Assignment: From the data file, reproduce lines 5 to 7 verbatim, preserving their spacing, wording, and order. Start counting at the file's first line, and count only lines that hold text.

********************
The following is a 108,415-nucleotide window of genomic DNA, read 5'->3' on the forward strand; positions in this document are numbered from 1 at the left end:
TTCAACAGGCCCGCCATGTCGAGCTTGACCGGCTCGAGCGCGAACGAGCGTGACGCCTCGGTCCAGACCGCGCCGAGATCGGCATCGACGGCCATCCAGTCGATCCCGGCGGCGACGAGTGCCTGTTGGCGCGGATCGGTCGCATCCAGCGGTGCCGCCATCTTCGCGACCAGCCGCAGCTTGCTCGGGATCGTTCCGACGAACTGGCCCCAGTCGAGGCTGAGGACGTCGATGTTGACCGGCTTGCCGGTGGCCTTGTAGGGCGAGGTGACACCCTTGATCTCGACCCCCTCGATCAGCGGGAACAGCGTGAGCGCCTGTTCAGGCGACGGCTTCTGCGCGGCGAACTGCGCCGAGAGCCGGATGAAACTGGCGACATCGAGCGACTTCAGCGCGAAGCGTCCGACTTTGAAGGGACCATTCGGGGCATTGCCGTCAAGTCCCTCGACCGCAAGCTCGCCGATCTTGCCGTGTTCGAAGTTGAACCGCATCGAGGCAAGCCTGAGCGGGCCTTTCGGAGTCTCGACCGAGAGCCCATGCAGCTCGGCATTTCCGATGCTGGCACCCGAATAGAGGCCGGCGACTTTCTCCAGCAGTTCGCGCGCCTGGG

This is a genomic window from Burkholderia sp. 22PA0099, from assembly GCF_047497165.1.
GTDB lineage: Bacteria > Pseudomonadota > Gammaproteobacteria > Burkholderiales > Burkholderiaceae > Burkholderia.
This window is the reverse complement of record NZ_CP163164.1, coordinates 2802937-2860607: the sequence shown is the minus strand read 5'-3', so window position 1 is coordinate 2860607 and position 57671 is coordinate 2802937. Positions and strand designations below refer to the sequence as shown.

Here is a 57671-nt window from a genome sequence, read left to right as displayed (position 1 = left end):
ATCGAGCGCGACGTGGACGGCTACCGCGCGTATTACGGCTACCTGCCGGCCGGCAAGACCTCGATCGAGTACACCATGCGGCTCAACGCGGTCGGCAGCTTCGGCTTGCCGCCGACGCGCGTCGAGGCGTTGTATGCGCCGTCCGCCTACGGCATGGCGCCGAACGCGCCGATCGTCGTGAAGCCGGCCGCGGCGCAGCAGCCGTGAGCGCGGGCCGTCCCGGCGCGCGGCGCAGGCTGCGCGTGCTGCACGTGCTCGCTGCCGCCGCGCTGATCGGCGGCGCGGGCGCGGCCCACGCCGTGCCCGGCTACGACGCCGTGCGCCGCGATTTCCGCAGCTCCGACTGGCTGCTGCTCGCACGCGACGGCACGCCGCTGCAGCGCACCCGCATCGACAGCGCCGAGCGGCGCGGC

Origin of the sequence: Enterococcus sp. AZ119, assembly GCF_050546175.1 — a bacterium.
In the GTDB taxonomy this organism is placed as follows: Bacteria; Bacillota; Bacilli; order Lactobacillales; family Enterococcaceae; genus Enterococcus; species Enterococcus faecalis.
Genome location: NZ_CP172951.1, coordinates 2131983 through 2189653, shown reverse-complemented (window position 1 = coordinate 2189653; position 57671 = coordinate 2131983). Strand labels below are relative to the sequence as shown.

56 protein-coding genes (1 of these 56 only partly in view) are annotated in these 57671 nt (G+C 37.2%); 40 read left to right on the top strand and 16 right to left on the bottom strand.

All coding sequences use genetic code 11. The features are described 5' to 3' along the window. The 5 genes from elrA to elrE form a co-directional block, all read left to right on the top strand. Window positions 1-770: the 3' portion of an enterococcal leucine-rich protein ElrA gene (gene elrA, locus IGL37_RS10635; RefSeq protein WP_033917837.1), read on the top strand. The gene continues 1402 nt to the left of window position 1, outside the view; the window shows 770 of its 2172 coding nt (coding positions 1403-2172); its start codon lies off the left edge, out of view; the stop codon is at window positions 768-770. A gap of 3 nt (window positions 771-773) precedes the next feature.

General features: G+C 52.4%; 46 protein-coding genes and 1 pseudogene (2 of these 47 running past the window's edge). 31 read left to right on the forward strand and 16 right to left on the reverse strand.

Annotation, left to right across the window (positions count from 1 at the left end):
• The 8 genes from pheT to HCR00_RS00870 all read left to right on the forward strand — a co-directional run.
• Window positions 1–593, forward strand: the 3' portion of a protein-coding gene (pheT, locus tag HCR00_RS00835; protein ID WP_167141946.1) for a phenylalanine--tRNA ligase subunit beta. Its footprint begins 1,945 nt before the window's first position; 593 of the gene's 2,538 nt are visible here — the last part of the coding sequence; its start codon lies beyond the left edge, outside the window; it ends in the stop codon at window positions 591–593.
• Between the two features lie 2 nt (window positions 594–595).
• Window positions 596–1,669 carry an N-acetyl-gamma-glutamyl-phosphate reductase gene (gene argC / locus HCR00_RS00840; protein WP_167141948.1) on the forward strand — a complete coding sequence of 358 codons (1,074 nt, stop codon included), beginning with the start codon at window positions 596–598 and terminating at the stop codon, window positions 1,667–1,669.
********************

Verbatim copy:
This window is the reverse complement of record NZ_CP163164.1, coordinates 2802937-2860607: the sequence shown is the minus strand read 5'-3', so window position 1 is coordinate 2860607 and position 57671 is coordinate 2802937. Positions and strand designations below refer to the sequence as shown.

Here is a 57671-nt window from a genome sequence, read left to right as displayed (position 1 = left end):
ATCGAGCGCGACGTGGACGGCTACCGCGCGTATTACGGCTACCTGCCGGCCGGCAAGACCTCGATCGAGTACACCATGCGGCTCAACGCGGTCGGCAGCTTCGGCTTGCCGCCGACGCGCGTCGAGGCGTTGTATGCGCCGTCCGCCTACGGCATGGCGCCGAACGCGCCGATCGTCGTGAAGCCGGCCGCGGCGCAGCAGCCGTGAGCGCGGGCCGTCCCGGCGCGCGGCGCAGGCTGCGCGTGCTGCACGTGCTCGCTGCCGCCGCGCTGATCGGCGGCGCGGGCGCGGCCCACGCCGTGCCCGGCTACGACGCCGTGCGCCGCGATTTCCGCAGCTCCGACTGGCTGCTGCTCGCACGCGACGGCACGCCGCTGCAGCGCACCCGCATCGACAGCGCCGAGCGGCGCGGC